Bad weather and ethics charges, along with slow but steady trends in Democrats’ favors, have caused Larry Sabato, director of the University of Virginia Center for Politics, to downgrade Gov. Nathan Deal’s chances for re-election.
The center now says that the governor’s seat is ‘Likely Republican’ instead of its previous ranking, ‘Safe Republican.’
“Responses to natural disasters or statewide crises can have a markedly positive or negative effect on governors, although Deal might’ve gotten a do-over of sorts with a smooth state handling of the second storm,” writes Kyle Kondik, managing editor of Sabato’s Crystal Ball. “Perhaps more seriously, Deal has been dogged by ethical questions in office, and there’s a possibility that they could be a liability in the fall. Assuming he defeats a pair of primary opponents, Deal is slated to face state Sen. Jason Carter, grandson of former President Jimmy Carter, in the fall.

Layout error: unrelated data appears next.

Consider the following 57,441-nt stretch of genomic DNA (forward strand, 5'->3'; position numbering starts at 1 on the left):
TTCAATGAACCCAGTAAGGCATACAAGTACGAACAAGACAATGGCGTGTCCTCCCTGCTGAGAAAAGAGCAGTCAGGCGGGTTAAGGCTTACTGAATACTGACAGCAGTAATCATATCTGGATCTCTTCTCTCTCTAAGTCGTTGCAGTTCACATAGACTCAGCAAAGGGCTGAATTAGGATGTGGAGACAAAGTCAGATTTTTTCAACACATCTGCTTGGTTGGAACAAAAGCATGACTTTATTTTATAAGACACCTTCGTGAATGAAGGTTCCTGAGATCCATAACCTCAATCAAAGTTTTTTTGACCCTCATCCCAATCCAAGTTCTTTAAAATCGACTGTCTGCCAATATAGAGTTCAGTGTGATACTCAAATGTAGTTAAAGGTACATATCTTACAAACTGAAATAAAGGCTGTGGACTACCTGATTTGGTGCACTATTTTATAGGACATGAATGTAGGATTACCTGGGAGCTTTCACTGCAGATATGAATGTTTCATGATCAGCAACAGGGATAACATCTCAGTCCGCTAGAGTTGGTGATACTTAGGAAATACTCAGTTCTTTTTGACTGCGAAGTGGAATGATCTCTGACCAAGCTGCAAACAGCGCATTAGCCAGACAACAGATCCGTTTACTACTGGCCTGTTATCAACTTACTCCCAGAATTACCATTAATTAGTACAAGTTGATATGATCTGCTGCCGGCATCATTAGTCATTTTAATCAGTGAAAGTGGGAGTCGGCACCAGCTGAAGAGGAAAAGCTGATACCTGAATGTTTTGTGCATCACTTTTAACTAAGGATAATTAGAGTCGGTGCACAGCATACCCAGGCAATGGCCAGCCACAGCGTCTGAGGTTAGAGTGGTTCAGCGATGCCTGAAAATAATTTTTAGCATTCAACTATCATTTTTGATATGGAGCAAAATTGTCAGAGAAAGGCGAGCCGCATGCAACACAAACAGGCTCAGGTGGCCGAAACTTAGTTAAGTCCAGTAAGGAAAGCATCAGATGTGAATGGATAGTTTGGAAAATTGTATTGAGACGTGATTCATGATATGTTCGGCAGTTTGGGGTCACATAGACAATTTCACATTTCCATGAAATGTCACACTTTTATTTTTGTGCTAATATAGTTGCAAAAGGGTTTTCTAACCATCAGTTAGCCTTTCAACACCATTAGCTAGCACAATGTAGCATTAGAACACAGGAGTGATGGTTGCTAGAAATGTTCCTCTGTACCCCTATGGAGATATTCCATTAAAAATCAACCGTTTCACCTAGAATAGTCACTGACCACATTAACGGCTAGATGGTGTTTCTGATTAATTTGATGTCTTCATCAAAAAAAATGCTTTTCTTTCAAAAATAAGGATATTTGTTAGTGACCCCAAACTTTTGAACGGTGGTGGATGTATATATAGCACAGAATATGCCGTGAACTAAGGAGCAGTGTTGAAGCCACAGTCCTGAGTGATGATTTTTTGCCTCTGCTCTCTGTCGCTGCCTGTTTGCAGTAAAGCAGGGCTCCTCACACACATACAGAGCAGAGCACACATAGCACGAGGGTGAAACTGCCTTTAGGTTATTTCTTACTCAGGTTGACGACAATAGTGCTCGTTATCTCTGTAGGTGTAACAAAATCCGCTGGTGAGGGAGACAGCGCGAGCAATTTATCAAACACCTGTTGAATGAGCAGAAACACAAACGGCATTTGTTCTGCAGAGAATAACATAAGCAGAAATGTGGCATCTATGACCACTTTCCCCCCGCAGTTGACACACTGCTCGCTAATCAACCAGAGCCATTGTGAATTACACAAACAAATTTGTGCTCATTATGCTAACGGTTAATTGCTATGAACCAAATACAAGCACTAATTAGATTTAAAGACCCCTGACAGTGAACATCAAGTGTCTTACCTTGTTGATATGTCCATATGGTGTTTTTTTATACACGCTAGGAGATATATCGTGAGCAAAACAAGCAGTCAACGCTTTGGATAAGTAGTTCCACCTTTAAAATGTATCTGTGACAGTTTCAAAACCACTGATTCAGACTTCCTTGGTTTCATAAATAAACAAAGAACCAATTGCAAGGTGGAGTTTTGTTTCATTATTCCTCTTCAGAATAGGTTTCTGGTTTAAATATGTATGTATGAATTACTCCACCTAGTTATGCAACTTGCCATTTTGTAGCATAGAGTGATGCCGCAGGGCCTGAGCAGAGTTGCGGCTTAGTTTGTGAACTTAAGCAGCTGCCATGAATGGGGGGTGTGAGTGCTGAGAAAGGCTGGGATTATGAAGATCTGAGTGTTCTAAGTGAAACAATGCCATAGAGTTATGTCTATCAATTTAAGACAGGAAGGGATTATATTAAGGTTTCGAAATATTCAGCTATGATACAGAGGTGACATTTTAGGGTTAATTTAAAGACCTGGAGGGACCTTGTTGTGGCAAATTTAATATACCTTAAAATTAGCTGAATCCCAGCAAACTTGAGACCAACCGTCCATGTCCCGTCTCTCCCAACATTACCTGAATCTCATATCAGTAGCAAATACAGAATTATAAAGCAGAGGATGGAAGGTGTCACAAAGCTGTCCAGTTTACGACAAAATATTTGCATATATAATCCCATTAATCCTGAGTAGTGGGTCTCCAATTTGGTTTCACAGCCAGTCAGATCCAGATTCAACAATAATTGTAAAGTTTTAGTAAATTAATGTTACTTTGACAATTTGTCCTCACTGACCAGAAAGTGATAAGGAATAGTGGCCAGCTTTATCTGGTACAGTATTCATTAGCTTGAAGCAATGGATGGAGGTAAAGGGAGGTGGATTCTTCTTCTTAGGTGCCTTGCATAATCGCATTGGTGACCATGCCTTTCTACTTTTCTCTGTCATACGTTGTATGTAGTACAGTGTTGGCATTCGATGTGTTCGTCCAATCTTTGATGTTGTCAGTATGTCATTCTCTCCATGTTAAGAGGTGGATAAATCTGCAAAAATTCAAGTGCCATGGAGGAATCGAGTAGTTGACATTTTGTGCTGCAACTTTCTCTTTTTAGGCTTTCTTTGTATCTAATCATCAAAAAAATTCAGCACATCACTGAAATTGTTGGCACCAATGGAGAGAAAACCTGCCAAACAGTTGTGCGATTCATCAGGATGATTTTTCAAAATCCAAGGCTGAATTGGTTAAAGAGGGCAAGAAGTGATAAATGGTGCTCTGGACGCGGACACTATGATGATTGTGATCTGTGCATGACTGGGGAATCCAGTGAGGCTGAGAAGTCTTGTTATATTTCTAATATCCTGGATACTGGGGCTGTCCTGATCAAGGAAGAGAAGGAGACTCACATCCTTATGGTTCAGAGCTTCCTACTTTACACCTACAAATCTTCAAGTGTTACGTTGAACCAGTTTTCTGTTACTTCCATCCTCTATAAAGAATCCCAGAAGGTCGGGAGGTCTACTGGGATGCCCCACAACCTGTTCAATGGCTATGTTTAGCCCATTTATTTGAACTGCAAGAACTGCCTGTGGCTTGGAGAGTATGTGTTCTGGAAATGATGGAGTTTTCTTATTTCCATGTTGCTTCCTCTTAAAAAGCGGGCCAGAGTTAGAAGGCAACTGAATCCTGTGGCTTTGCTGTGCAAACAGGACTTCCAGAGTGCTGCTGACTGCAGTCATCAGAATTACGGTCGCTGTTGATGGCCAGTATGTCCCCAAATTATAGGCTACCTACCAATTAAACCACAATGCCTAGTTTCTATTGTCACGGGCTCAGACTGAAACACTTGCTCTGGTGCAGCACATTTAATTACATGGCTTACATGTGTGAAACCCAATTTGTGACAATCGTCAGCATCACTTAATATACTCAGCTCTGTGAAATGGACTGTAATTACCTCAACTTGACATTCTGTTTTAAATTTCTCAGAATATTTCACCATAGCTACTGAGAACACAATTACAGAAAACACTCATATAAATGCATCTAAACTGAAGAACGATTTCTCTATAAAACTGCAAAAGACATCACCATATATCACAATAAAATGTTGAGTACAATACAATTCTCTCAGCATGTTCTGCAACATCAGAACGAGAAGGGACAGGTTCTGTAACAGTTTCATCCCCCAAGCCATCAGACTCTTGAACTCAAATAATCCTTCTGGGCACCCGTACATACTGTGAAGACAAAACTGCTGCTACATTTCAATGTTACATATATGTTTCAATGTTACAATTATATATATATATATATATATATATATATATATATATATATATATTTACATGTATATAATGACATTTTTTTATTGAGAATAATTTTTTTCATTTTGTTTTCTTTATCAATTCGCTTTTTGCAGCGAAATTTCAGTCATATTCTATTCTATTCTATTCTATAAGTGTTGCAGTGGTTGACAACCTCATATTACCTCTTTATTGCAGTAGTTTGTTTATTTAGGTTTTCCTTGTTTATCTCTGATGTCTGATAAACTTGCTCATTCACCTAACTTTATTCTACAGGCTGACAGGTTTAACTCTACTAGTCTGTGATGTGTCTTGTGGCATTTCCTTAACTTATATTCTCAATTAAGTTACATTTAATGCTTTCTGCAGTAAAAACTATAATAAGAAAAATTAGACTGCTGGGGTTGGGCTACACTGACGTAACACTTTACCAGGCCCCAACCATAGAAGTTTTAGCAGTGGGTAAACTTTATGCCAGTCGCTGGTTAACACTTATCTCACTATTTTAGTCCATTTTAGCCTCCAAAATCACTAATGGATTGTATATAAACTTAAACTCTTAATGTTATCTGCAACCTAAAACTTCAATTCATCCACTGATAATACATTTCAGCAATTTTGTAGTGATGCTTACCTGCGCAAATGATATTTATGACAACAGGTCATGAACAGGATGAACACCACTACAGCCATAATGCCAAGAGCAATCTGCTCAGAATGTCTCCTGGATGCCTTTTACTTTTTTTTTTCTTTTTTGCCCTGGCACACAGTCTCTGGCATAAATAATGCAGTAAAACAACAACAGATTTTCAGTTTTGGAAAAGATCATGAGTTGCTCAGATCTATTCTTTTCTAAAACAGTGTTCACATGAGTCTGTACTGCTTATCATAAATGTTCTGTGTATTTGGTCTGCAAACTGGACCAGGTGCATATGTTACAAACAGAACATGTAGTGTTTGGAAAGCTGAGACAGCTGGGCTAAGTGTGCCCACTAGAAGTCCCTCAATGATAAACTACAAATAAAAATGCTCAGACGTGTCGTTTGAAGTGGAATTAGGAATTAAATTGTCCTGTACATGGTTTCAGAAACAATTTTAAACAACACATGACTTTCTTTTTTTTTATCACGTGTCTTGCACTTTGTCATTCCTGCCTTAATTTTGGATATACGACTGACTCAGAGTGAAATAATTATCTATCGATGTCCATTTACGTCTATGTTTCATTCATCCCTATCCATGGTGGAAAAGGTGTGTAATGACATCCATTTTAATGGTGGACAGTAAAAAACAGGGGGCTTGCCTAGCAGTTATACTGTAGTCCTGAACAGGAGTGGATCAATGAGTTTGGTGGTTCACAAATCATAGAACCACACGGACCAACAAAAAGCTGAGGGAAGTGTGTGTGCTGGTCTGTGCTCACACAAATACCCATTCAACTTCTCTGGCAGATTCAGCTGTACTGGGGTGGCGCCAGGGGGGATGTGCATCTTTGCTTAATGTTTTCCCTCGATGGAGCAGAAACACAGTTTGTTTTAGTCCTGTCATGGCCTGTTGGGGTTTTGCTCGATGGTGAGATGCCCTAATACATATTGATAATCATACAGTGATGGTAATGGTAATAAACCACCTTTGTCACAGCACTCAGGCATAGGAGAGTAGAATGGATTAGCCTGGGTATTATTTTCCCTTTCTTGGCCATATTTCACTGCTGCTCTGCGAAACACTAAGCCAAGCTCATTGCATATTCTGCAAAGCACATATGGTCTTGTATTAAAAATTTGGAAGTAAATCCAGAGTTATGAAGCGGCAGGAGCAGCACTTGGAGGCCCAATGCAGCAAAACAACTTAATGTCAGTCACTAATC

“Democrats are banking on demographic changes in the Peach State to make these races competitive, and Georgia is slowly moving in the Democrats’ direction,” Kondik continues. “As one shrewd local observer told us, Atlanta’s suburbs, politically, are similar to Northern Virginia 15 years ago, and we know how Democratic that region has become. But for this year’s elections, the more important factor for Democratic statewide campaigns here is the quality of the Republican candidates. Carter needs Deal to be in trouble to win, and Michelle Nunn, a promising Senate candidate, is banking on a bad Republican nominee to emerge in the open U.S. Senate race.”